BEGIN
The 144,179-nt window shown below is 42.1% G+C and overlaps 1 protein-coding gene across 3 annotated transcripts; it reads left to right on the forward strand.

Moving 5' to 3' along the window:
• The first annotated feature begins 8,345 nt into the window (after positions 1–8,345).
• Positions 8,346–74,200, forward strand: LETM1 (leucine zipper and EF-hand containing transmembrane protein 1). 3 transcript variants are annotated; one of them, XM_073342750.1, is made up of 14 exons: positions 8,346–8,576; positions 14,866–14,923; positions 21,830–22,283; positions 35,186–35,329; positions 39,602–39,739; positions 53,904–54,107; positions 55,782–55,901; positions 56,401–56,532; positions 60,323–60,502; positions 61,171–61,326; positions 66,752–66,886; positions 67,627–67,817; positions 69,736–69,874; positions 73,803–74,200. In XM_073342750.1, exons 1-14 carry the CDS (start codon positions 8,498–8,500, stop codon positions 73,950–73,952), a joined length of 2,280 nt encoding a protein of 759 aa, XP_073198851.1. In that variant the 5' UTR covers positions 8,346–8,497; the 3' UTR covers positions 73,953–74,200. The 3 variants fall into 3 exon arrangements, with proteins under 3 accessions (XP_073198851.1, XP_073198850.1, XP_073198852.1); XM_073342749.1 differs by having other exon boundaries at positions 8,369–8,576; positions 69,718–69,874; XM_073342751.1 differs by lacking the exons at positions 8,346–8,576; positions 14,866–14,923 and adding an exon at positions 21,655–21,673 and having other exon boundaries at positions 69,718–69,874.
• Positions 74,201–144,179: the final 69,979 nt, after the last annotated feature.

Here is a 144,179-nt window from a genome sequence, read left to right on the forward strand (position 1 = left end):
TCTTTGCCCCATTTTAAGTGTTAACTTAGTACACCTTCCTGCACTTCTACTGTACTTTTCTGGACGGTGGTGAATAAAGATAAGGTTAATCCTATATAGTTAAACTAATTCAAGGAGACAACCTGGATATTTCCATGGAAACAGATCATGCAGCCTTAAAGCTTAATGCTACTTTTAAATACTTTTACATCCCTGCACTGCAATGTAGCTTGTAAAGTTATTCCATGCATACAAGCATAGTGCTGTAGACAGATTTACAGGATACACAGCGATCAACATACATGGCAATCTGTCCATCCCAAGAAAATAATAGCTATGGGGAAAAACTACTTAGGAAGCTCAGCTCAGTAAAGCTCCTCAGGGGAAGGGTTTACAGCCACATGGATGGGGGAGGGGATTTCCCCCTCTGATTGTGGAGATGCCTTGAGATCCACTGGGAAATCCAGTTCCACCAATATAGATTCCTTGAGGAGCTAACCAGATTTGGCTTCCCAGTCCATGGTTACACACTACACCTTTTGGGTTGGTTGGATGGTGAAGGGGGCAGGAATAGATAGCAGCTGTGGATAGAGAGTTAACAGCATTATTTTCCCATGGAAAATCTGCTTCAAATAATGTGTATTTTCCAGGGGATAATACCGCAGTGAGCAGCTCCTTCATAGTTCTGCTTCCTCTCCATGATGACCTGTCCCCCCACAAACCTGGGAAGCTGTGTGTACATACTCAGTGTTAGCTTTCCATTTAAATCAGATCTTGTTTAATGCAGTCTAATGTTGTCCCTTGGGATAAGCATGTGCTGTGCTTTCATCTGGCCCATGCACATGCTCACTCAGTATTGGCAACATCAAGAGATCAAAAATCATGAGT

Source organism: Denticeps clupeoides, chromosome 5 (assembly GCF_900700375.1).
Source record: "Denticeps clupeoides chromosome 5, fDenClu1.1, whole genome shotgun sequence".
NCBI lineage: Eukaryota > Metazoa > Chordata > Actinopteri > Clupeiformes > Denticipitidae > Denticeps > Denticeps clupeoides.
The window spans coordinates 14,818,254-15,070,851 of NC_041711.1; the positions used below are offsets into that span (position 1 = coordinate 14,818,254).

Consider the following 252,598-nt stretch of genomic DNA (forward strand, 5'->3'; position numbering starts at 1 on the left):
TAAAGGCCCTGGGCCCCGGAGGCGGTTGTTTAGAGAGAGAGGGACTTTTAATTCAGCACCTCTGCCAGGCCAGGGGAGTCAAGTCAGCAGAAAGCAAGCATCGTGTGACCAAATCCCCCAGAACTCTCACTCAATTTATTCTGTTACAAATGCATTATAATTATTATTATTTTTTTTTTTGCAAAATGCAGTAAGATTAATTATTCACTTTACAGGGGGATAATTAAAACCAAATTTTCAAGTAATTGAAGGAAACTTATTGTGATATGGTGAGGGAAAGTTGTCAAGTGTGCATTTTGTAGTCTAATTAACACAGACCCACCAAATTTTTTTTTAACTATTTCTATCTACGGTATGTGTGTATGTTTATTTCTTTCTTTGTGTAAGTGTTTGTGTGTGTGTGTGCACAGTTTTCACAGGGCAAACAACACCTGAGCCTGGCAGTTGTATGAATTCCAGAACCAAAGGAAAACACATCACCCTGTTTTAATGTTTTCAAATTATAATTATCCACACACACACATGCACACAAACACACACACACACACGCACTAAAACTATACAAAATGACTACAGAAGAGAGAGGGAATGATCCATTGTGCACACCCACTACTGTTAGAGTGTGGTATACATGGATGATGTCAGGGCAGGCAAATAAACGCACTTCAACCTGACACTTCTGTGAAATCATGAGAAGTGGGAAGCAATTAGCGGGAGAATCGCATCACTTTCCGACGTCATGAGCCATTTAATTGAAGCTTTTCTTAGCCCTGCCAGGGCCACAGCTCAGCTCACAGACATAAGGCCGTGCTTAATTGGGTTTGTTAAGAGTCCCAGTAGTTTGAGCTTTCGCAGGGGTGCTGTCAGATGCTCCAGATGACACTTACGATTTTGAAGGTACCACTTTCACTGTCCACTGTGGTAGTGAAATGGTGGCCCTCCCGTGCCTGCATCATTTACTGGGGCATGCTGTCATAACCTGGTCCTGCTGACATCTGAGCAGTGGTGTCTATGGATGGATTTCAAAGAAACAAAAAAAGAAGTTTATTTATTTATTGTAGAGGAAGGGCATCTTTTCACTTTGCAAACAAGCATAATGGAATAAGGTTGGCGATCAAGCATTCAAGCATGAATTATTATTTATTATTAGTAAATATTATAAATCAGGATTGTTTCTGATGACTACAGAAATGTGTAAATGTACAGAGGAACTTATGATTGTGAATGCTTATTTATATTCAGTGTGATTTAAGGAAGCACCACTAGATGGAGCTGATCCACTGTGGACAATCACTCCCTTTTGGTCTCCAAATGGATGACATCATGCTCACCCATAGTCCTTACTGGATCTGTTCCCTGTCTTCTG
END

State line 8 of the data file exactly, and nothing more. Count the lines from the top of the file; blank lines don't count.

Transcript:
Source organism: Denticeps clupeoides, chromosome 5 (assembly GCF_900700375.1).